Understanding staging and types of breast cancer
From HER2 to hormone receptors, LCRP Medical Director Dr. Howard A. Zaren breaks down breast cancer types and subtypes
Invasive versus non-invasive. HER2 positive. HER2 negative. Hormone positive or negative. What does it all mean when it comes to understanding your and someone you love’s breast cancer?
Breast cancer is the most commonly diagnosed cancer in women, occurring in one out of eight females. In 2017, more than 250,000 new cases of invasive breast cancer were diagnosed in women, according to the American Cancer Society. Additionally, more than 60,000 non-invasive breast cancers were diagnosed and a total of nearly 40,000 deaths occurred because of the disease.
The good news is that the death rate is going down about 1.9 percent a year, says Dr. Howard A. Zaren, MD, FACS, Nancy N. and J.C. Lewis Cancer & Research Pavilion Medical Director.
“It’s due to better treatment, better screening and modification of lifestyle, such as discontinued use of postmenopausal hormones, stopping smoking, diet and exercise and limiting alcohol use,” Dr. Zaren says. “Women should know that it’s not the end of life with a breast cancer diagnosis.”
The stage, type of cancer and molecular subtype can help determine the best course of treatment for each individual breast cancer patient and improve survival.
How is breast cancer staged?
Staging of cancers describes how much cancer is in the body; basically, if it has spread and how far. Breast cancers are staged 0 through IV. Stages change all the time, Dr. Zaren says, as your cancer team learns more about your cancer and treats it.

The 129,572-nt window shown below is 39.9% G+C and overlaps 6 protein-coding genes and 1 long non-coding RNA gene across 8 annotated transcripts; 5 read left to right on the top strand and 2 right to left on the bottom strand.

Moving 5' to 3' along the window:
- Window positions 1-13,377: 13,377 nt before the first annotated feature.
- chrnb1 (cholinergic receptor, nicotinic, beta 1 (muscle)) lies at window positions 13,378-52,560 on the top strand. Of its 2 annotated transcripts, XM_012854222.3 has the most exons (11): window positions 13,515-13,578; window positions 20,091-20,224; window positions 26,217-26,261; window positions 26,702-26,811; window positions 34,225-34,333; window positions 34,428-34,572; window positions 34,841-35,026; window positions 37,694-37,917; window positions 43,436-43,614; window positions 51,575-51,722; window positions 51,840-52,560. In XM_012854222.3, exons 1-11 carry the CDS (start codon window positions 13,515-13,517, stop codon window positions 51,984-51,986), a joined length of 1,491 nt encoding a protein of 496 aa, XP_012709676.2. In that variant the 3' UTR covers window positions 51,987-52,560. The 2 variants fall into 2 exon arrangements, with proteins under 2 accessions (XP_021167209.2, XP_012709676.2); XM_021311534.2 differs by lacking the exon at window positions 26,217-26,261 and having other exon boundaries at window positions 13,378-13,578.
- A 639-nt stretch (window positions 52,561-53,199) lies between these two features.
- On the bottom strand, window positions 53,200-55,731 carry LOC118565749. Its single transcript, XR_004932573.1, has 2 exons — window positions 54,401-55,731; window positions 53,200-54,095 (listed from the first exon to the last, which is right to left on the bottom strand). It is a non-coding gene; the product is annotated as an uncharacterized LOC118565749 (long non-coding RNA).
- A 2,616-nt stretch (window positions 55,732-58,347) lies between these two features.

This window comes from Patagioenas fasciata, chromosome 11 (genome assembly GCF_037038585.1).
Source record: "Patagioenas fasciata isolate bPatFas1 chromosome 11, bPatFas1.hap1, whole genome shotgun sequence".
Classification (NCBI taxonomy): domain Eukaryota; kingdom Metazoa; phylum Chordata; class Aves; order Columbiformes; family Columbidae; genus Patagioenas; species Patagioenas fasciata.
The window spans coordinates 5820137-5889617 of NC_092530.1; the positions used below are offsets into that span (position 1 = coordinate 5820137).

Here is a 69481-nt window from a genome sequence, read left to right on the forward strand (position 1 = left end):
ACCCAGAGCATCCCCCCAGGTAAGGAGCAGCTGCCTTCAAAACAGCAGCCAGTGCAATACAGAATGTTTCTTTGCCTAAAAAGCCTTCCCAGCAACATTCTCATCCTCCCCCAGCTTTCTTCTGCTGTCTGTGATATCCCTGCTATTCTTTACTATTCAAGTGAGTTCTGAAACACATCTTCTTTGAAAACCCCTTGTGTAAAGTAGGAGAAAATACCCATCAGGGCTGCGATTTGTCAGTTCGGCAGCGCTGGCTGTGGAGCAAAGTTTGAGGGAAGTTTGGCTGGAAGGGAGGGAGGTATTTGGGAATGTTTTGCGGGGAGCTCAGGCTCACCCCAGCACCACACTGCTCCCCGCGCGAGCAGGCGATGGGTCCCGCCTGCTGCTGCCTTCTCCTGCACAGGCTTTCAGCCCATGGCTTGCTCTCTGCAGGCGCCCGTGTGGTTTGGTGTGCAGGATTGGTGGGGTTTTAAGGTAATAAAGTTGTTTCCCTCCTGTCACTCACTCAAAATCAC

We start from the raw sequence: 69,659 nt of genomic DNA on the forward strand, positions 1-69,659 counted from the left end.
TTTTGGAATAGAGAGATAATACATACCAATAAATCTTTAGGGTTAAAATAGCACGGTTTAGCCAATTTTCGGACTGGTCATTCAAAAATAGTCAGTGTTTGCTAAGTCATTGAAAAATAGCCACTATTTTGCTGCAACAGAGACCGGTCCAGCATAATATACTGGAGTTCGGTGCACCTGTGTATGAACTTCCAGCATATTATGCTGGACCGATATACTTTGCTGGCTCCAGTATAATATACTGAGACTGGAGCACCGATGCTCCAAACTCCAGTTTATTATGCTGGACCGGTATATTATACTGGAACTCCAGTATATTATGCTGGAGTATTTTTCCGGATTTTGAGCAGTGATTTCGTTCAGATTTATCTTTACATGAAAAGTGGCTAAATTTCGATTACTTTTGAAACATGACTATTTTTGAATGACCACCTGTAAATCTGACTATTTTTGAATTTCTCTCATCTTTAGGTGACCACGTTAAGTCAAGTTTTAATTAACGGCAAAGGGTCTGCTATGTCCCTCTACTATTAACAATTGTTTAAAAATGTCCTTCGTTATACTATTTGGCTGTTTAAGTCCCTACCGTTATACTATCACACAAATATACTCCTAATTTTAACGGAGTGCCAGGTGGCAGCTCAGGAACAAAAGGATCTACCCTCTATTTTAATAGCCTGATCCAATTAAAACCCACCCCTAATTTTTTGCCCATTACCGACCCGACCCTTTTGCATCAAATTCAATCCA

Sixty percent of all breast cancers are localized to the breast, which has a five-year survival rate of 98 percent, Dr. Zaren says. Another 30 percent are localized to the breast and lymph nodes.
“The best situation with the best survival is breast cancer that involves just the breast, below five centimeters in size,” Dr. Zaren says. “The next is breast cancer that involves not only the breast but has metastasized to the lymph nodes. Still, that has a good survival rate of about 85 percent.”
Even the most advanced stage breast cancers (often referred to as metastatic breast cancer, which spreads outside the breast and lymph nodes to other organs) are seeing an improved survival rate thanks to new treatment.
What are the types of breast cancer?
There are many different types and subtypes of breast cancer. It starts with the pathology terms of either non-invasive or invasive, or infiltrating. Non-invasive cancers stay within the milk ducts or glands in the breast. Invasive cancers break through the walls of the glands or ducts and invade surrounding breast tissue, Dr. Zaren explains.
In situ breast cancer is non-invasive breast cancer and occurs in about 20 percent of all breast cancers. Ductal carcinoma in situ (DCIS) accounts for 83 percent of non-invasive cases. DCIS refers to a condition in which abnormal cells replace the normal epithelial cells that line the breast ducts. DCIS may or may not progress to invasive cancer.
Lobular carcinoma in situ (LCIS) accounts for 13 to 15 percent of the non-invasive breast cancers. LCIS refers to abnormal cells growing within and expanding some of the lobules of the breast. LCIS is more of a risk factor for developing invasive cancer as opposed to an actual cancer, Dr. Zaren says.